His military mindset having thus far allowed him and his people to survive, Argus I set about creating institutions that would outlast him, thus creating the Order of the Oathsworn, whose primary duty would be to ensure the survival of Humanity, and establishing several traditions of public works and public service, not to mention founding the capital city of Vigil. Only one day after laying the cornerstone for what would eventually become the Imperial Palace of the Setting Sun, he passed away in his sleep, aged well over eighty. It is said that he had left extensive instructions regarding succession criteria, as well as many writings for only the eyes of his second-in-command’s son, his chosen successor.
Since that time, over five centuries have passed, with a line of chosen succession passing from one Emperor to the next, usually a direct blood relation, though occasionally simply someone within whom the preexisting ruler had implicit trust. Only once was a chosen succession called into question, when the chosen successor was one without any military experience. The histories say that he nearly led the Empire to ruin, though circumstances certainly were more complicated. Since then, any possible candidate has at one point received military training.
This domination of rule by the Military, however well-intended, did not always ingratiate the entirety of the civilian population. In particular, several wealthy merchant houses, many of them claiming descent from noble houses since before the current world, grew tired of being sidelined and having no say in government. Thus began the War of the Coin, a quick and brutal civil war where the smaller but more effective Oathsworn fought against many of the mercenaries with whom they had previously trained and fought, the throne having been outbid on their contracts by the merchant houses, whom had also withdrawn their capital and ceased to pay their taxes in protest. The histories record a tactical and strategic victory for the Oathsworn, but a logistical one for the merchant-houses.
As part of the surrender (or armistice, per the Southern nobility to this day), several of the merchant leaders were afforded some status as lesser nobility, and the nation’s Forum of Civilty was formed. Though billed as a civilian government, it initially had no power over the Emperor directly, merely serving as a forum to air grievances and as an occasional advisory board, to be ignored at his convenience. As time passed and relative peace reigned in their lands, the nobility gradually demanded more and more influence, they received a great deal of governance over non-military affairs such as trade and agriculture, a change which most agree strengthened the realm economically but weakened them militarily. Also, as the weather and soil tended to be more conducive to habitation in the southern half of the realm, a distinct disparity continued to be encouraged between Northern and Southern Avernia.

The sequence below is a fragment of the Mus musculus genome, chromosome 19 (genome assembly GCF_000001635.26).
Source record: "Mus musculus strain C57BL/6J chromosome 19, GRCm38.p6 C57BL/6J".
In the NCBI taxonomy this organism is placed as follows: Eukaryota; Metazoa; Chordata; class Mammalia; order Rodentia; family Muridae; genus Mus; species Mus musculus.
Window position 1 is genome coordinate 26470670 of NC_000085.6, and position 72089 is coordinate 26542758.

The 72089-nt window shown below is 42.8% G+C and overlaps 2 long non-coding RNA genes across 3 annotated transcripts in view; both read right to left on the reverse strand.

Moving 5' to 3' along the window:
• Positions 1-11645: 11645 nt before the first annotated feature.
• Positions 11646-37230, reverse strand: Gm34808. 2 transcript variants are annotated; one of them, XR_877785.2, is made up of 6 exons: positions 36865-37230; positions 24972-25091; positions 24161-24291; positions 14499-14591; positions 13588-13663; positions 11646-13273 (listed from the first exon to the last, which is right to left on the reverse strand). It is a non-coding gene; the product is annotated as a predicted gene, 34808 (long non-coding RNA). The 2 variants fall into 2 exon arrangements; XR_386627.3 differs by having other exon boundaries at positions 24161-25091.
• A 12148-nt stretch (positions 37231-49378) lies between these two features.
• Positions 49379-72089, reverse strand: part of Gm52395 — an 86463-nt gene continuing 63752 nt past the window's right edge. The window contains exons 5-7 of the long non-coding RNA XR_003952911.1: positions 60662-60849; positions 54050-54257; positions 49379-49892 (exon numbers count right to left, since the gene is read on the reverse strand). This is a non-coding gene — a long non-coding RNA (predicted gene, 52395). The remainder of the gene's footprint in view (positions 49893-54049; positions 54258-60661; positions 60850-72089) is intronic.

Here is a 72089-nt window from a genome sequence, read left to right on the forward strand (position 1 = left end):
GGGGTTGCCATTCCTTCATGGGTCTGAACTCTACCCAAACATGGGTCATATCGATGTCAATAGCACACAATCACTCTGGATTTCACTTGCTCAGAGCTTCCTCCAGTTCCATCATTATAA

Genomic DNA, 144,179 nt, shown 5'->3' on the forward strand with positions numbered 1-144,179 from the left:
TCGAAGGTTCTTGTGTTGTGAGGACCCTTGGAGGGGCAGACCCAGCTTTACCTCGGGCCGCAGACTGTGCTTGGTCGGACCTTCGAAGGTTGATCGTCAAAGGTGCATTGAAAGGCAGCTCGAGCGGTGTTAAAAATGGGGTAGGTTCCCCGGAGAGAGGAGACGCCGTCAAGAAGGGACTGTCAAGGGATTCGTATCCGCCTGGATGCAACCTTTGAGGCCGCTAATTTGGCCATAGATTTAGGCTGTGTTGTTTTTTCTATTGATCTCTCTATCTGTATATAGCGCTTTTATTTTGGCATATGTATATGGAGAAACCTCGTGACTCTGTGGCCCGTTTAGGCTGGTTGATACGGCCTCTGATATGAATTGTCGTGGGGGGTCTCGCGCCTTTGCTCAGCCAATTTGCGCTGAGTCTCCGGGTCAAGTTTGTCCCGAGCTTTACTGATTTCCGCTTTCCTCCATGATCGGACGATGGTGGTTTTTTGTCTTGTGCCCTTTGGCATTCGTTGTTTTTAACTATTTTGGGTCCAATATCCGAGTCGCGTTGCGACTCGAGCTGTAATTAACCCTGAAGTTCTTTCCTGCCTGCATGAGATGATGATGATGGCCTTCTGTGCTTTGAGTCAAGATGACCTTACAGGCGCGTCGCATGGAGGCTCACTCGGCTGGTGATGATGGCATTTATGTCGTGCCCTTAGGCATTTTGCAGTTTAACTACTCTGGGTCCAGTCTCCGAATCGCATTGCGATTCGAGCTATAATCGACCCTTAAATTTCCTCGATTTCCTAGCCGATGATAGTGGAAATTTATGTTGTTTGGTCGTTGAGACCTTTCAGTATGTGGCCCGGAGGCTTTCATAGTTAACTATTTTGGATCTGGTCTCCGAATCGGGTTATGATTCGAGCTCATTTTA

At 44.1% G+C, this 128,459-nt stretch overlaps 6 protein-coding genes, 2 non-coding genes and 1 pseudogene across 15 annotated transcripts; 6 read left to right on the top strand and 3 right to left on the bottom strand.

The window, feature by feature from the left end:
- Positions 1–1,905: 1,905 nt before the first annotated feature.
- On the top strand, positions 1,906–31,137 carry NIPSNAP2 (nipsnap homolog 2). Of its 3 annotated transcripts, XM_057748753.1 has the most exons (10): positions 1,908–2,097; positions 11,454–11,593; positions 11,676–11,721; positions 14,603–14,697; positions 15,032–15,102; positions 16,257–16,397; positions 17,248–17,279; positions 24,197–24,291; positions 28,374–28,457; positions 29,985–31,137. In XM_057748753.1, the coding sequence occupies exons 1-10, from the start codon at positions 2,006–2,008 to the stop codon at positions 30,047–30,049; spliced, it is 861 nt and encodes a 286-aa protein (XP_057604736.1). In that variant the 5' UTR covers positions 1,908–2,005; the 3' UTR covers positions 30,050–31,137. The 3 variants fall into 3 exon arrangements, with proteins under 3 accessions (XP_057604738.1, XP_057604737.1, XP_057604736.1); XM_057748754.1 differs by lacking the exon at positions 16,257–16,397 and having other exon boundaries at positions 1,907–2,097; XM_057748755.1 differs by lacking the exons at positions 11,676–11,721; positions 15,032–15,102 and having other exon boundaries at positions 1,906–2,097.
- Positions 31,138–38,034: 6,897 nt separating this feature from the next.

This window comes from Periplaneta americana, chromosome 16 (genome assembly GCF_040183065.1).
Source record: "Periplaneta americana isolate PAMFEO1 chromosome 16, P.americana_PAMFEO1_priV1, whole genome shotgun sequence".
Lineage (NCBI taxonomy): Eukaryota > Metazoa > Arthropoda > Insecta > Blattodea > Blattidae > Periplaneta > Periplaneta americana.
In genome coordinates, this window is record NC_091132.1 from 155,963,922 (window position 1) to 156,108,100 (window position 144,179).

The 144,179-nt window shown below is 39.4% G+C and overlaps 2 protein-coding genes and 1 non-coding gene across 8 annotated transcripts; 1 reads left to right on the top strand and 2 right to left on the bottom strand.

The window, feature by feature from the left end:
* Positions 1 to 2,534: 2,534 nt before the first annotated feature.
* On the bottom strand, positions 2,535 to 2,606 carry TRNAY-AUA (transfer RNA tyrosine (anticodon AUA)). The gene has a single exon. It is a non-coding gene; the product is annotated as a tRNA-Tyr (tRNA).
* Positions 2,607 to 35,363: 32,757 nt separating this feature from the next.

In the North, the Military still held more influence. Almost all families sought to enroll their able children in the Military for at least a few tours, and the harder, colder climate encouraged people to band together. In the South, the wealthly land-owning merchant barons held sway, and their prosperity led to a possible further stratification of social class, with the peasants working the fields, leaving the merchant nobility free to pursue business and leisure without the worry of manual labor. Thus, a distinct friction exists between those of Northern and Southern origin. The North feels that the Southern nobility are dishonorable, indolent, greedy slaveholders, and would quickly fall were it not for the aegis provided by the primarily Northern-populated military. They view the southern peasants as pitable, wretched serfs, whom might make something of themselves if given a chance. The South, on the other hand, views the North as violent, oppressive, rigid dictators, with no sense of social propriety or etiquette, whom would quickly starve if it were not for the agricultural and business acumen they provide. They view Northern common-born people as a whole as needing to be made aware of their station, a grievously inefficient workforce that has been educated and encouraged far beyond the point of usefulness. They find nothing more disgusting than the fact that the average Oathsworn would quickly value even the most pitiable, wretched whore over one of the most powerful Barons in the nation, provided only that she had a bastard or two.
Oddly enough, the call of “Freedom from Opression” is used by both sides with regard to each other.
Recently, the late Empress Aria III fell in battle, leading the rearguard forces of Vigil, covering the retreat of the surviving population of the city. Tales have already spread of her vicious but fatal single combat on the battlements of Vigil, with a Craggen commander, known colloquially as Redspear by the surviving Oathsworn. Her four heirs, two male and two female, are all either known to be dead or missing and presumed.